Oct 29, 2013

At 30% of ASX value, Australia’s banks are truly too big to fail

Australia's banks now occupy a dominant role in our economy -- and are thus the dominant risk. Unlike anywhere else in the world, they now really are too big to fail.

Glenn Dyer — <em>Crikey</em> business and media commentator

Glenn Dyer

Crikey business and media commentator


You know the biggest threat to the Australian economy? It’s not the debt ceiling or the level of debt, or the recapitalisation of the Reserve Bank, or even the high value of the dollar.

For Treasurer Joe Hockey, the real policy headache might the creeping takeover of the economy by the big four banks. In fact, the Australian economy is now hostage to the fortunes of the big banks, something beyond the control of the federal government.

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6 thoughts on “At 30% of ASX value, Australia’s banks are truly too big to fail

  1. stephen Matthews

    The point about the Treasurer being a passenger is well made.
    It would be so easy for a government owned bank to get a slice of that $27bn in annual profits .
    I put the idea to Anthony Albanese last month …when he was in there campaigning for the leadership of the ALP.

    But he did not respond .
    This too big to fail phenomenon .Its a global political failure..but that does not excuse our own pollies.

  2. Observation

    It will be interesting to see if Joe starts the bank bashing like he did in opposition at every opportunity?

  3. Gavin Moodie

    Is banks’ share of the local stockmarket the same as their share of the economy? If the big 4 banks nonetheless are an economic risk, there seem to be 2 options. The Australian Government could force fragmentation of the banks and then limit each to a maximum share of the market. Or the Government could increase regulation and monitoring to reduce the risk. The second option currently seems more likely.

  4. Altakoi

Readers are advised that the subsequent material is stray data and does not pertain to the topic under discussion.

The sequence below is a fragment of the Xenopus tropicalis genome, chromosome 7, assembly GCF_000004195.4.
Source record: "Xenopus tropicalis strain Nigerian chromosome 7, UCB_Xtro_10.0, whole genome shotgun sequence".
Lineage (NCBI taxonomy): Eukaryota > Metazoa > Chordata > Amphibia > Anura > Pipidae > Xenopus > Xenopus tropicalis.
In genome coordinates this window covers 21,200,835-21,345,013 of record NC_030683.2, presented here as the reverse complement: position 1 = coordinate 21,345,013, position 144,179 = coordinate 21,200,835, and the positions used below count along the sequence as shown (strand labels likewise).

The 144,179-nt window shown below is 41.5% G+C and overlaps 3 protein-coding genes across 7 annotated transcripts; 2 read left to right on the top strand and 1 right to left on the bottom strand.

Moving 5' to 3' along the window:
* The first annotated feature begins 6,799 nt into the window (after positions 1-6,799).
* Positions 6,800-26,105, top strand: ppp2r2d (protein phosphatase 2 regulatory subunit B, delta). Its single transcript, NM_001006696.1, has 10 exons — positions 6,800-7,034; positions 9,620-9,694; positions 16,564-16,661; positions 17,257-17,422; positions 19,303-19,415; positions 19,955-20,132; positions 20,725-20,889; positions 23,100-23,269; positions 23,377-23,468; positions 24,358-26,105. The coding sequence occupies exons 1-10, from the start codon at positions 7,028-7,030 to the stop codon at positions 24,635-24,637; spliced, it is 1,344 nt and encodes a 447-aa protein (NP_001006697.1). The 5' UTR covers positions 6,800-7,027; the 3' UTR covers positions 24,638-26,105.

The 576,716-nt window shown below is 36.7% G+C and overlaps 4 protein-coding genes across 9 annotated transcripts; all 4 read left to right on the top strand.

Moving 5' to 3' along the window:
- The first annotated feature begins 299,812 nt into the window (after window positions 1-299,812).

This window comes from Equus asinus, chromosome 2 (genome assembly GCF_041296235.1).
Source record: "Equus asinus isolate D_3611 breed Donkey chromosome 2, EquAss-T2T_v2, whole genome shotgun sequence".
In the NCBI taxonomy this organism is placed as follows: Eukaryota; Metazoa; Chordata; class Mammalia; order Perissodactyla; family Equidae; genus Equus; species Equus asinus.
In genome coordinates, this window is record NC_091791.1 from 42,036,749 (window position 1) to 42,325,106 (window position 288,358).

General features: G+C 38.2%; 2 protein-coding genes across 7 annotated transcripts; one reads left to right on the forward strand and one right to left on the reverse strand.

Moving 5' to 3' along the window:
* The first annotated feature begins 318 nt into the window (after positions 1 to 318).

Isnt the dominance of the finance sector over the ‘real’ economy pretty much what preceded the banking collapse everywhere else? The banks have indebted the nation to the extent that they now vaccume up vast amounts of income. But they don’t actually want to own anything they have as collateral on their books. Their profits would dissappear overnight if they had to reposses, maintain, sell or rent all the real estate they claim to have anchoring their books. So its a game of chicken in which they try to own the profits of the economy, without getting trapped into owning any actual assets. Thats not a take over of the economy, its parasitism on the economy.

  5. malleebull

    Does anyone understand fractional reserve lending? I understand it means that if a depositor puts 10K in the bank ,then said bank is allowed to lend 70K out to others, plus interest. What a gig!, What a business model!!-any other business doing this would be deemed illegal- so how can currency not be inflationary and how can the banks, in time, not subsume the rest of the economic landscape- it’s mathematical certainty and its a serious concern

  6. stephen Matthews

    yeah If The Treasurer had put that $9bn of capital into his own govt owned Federal Bank of Australia ( instead of punting with the RBA) he could have got into some of that fractional banking action ….and made everyone but the big 4 bankas shareholders happy.

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